I spent the past few days in the beautiful city of Lisbon, Portugal, to attend the annual Switch Conference and gain some insights into the Portuguese startup ecosystem (and to enjoy several local seafood dishes and pastries).
Honestly, the reason I accepted the invitation in the first place was to find out if Portugal even had a startup ecosystem – I was annoyed at myself that I didn’t know a single Portuguese tech startup as the European editor of a blog that passionately covers tech startups worldwide.
So. Much. Tech.
Some of the biggest names in tech are coming to TNW Conference in Amsterdam this May.
The answer is: no, there’s no real startup ecosystem in Portugal and big, vibrant cities like Lisbon or Porto will never, ever become European digital innovation hubs such as Berlin, Tel Aviv, London or Stockholm.
And that is despite the fact that there’s a bridge in Portugal called the Ponte de 25 Abril that looks exactly like the Golden Gate Bridge in San Francisco (seriously, just look at the picture accompanying this post).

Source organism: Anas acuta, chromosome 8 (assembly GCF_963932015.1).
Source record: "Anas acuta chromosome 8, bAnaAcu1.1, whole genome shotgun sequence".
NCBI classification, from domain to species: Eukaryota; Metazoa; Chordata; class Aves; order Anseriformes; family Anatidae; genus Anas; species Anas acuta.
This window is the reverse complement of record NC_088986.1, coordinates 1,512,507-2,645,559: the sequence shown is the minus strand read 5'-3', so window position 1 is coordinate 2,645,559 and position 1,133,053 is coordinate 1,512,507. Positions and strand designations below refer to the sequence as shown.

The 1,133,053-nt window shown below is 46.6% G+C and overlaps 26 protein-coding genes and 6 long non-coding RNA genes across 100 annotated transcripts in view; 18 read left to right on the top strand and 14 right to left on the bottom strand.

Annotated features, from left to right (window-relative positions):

The good news is that it doesn’t really matter.
Like in most countries and cities around the world, when you look for them you will always find people that just can’t resist the entrepreneurial bug inside them, that build companies even if the circumstances are far less than ideal.
Portugal is a relatively small, financially troubled country where entrepreneurship isn’t actively encouraged or even decently supported. In that kind of environment, it’s always a pleasure to run into people who kickstart, promote, celebrate and finance ambitious digital ventures all the same.
There’s Talkdesk, a voice platform for businesses that is backed by Dave McClure’s 500 Startups. There’s Seedrs, a crowdfunding platform for startups that runs its operations from Lisbon. There’s Muchbeta, a nicely named Web applications company that is building a nifty news aggregation app for the iPad called Niiiws.
And I met the people behind fascinating, fledgling tech companies like Tuizzi, which is like a Booking.com for outdoor advertising, ‘digital shoebox’ and memory platform Limetree, mobile application maker Hole19 (which is building a ‘caddy in your pocket’ app targeting golfers worldwide), social shopping startup Wishareit, socially responsible social network Inpakt, meethub and Livesketching.com, among others.
And I came back home feeling confident about Portugal’s startup talent and its ability to build great companies even under difficult circumstances, and curious about how the many people I’ve met will fare over the next few years.
And in case you’re wondering, the seafood and pastry were indeed amazing.